Further strengthening governance, built-in Snowflake features enable transparency into database metadata, including the ability to see and save all queries processed. Since that history is typically only stored for a week, we built a pipeline to store all of the historical data so we could provide more targeted support to end users, create new data curations, and promote our single sources of truth. In finance, we used this data to proactively reach out to users who experienced query timeouts and other errors. It also helped us maintain user access controls around Sarbanes-Oxley (SOX) compliance.  


  • Use data quality warnings: These can communicate the status of a data source to users quickly and easily so they know when migration will happen and what will change.
  • Recognize data management is a marathon—not a sprint: Progress and value deliverables are iterative. We concentrated on delivering smaller, but valuable changes as we migrated to the best model or data. We also benefited from using data to monitor performance of our cloud solution. Below is a sample visualization we built to monitor usage and performance of Snowflake.

  • Minimize tech debt: Tableau Catalog gave us visibility into our data, including lineage and impact analysis to identify content owners. We were able to easily communicate to people what data and content could be deprecated and what was critical to move to Snowflake because of its usage or downstream impact. Consider leveraging an enterprise data catalog to help your end-users build knowledge and trust in data assets.
  • Establish a clear cutoff: Appropriately budgeting time to complete a cloud migration is key; we took an informal survey and estimated an average of five hours per data source and one to two hours per workbook migration. Eventually, a final cutoff must be established where employees no longer have support from the legacy database or from the central migration team. If someone didn’t migrate their data when given ample time and assistance, they likely no longer needed it.


Changing to a cloud based database required changing the database authentication method employed by users, apps, and connected systems. We went from an all On-Premise world of Active Directory (AD) identity management and automatic Windows authentication through AD for users, apps, and systems to the reality of the cloud where identity management across different apps or systems is not seamless or integrated out of the box. The best option is a federated Identity Provider (IdP) with Single-Sign On (SSO) capabilities across different cloud vendors and apps. If you are planning on having multiple cloud based apps, or want users to have a SSO experience, selecting the IdP that works best for you should be done before or in conjunction with your Snowflake adoption.

Initially, we connected directly to Snowflake with SAML via our IdP. This works fine, but has pain points, especially coming from the automated world of Active Directory, namely: SAML IdP password changes will require manual embedded password changes in all Tableau content using embedded credentials. In the time between a user changing their password and updating connections in Tableau, any extract refreshes using them would fail and workbooks using their embedded password would not render. The only way to have a seamless password change experience with nothing breaking in Tableau was to switch to OAuth use.  Be sure to check if your IdP can be used with OAuth for Snowflake!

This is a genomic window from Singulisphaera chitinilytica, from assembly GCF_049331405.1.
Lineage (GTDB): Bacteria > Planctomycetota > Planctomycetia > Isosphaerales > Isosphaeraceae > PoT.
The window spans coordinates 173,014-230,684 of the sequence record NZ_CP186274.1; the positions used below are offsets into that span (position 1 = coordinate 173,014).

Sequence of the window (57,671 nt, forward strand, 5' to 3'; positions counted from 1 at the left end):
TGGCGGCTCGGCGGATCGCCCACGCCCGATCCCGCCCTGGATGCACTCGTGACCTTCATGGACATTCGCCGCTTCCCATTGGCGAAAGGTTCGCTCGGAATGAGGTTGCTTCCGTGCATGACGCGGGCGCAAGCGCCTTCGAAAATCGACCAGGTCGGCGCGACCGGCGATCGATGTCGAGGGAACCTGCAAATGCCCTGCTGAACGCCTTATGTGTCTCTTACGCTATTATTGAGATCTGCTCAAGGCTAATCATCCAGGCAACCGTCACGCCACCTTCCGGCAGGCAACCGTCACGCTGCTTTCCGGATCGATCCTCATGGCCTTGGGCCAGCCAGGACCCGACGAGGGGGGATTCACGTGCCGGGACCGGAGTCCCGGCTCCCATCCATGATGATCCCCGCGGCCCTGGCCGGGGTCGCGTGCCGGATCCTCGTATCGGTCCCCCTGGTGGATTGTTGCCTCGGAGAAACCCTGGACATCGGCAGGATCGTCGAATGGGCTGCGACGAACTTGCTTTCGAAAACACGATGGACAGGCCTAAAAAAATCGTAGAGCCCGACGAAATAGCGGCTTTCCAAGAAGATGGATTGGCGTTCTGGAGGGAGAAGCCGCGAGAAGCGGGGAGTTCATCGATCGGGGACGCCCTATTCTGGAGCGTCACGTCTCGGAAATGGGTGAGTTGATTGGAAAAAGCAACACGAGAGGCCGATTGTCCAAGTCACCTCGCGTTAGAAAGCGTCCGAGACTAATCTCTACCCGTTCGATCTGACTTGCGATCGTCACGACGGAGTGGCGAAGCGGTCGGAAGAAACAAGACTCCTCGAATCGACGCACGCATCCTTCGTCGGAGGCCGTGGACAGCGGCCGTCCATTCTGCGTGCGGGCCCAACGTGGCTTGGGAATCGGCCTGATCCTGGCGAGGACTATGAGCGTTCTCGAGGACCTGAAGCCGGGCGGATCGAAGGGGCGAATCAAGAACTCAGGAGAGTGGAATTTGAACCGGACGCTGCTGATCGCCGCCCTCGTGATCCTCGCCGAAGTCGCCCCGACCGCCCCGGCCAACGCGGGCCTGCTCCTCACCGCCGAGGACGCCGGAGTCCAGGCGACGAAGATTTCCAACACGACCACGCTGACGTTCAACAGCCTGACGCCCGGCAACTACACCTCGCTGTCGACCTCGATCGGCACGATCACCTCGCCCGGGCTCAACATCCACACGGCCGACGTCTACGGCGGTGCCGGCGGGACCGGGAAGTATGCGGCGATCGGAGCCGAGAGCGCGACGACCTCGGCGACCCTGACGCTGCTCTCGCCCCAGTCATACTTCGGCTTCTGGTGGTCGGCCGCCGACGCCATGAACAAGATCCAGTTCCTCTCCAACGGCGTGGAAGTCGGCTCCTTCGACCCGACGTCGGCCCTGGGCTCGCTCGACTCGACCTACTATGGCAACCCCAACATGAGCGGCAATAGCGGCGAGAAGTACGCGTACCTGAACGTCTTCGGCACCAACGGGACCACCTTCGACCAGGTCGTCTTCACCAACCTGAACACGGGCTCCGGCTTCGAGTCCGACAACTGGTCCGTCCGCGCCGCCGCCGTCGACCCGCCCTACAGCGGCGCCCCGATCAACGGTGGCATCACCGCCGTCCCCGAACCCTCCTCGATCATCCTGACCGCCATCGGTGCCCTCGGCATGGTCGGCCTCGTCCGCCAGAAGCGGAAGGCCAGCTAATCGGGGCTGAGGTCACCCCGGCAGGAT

One important lesson learned here was the power of a Tableau email alert.  We worked with IT to automate an email that assists users in the password rotation. One month out from a required password rotation, users receive an email from their Tableau Server Admins reminding them that their password needed to be updated, as well as a link to just that content on Tableau Server.


  • Be prepared to communicate and document changes: When changing authentication types you can expect to receive and have to answer many questions about how it works and how it differs, keeping in mind users’ different degrees of technical understanding.
  • Strategically manage your storage driver: When you’re conducting an enterprise deployment to a platform like Snowflake, it’s important to push out the driver for everyone’s machines to maintain version control and updates.

Supporting end-users and content migration

Beyond staffing, governance, and authentication, communication and documentation were equally important to guarantee everyone was aligned throughout all phases of our migration to Snowflake. In our next blog of the series, we will explore those critical pillars to enable a better end-user experience and transition so no critical workbooks were left behind. 

We also hope that sharing some of the individual experiences of our business teams helps other organizations and our customers better understand what it takes for an enterprise migration. Centralized coordination is mandatory, but business teams and their end-users must be equal partners, contributing from beginning to end. 

"We knew we needed a landing place for our data, but didn’t realize how valuable it would be as a platform for collaboration because it was simple and brought everyone, including components across the business, feeding into the same thing,” concluded Sara Sparks, Senior Data Scientist at Tableau. Tableau is now in-tune as our people and data sources are more unified.

Continue to the final post in our series, or if you missed it, read the first post in our cloud migration story—we covered our evaluation process for modernizing our data and analytics in the cloud.

Subscribe to our blog